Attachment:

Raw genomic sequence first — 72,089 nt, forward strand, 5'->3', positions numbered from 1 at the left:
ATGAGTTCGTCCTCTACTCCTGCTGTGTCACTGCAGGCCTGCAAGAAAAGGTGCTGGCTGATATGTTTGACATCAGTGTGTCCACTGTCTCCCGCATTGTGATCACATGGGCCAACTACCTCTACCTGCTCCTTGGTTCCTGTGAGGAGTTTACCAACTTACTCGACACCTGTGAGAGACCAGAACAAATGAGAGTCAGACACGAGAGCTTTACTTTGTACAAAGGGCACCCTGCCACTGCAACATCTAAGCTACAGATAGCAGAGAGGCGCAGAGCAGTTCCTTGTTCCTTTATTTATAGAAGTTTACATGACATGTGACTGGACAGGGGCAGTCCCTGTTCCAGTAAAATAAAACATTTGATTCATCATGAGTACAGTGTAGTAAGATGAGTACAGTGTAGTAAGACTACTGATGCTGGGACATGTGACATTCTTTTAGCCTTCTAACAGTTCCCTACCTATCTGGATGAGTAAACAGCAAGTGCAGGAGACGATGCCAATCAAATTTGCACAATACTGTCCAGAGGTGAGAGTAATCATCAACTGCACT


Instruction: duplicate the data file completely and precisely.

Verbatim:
Raw genomic sequence first — 72,089 nt, forward strand, 5'->3', positions numbered from 1 at the left:
ATGAGTTCGTCCTCTACTCCTGCTGTGTCACTGCAGGCCTGCAAGAAAAGGTGCTGGCTGATATGTTTGACATCAGTGTGTCCACTGTCTCCCGCATTGTGATCACATGGGCCAACTACCTCTACCTGCTCCTTGGTTCCTGTGAGGAGTTTACCAACTTACTCGACACCTGTGAGAGACCAGAACAAATGAGAGTCAGACACGAGAGCTTTACTTTGTACAAAGGGCACCCTGCCACTGCAACATCTAAGCTACAGATAGCAGAGAGGCGCAGAGCAGTTCCTTGTTCCTTTATTTATAGAAGTTTACATGACATGTGACTGGACAGGGGCAGTCCCTGTTCCAGTAAAATAAAACATTTGATTCATCATGAGTACAGTGTAGTAAGATGAGTACAGTGTAGTAAGACTACTGATGCTGGGACATGTGACATTCTTTTAGCCTTCTAACAGTTCCCTACCTATCTGGATGAGTAAACAGCAAGTGCAGGAGACGATGCCAATCAAATTTGCACAATACTGTCCAGAGGTGAGAGTAATCATCAACTGCACT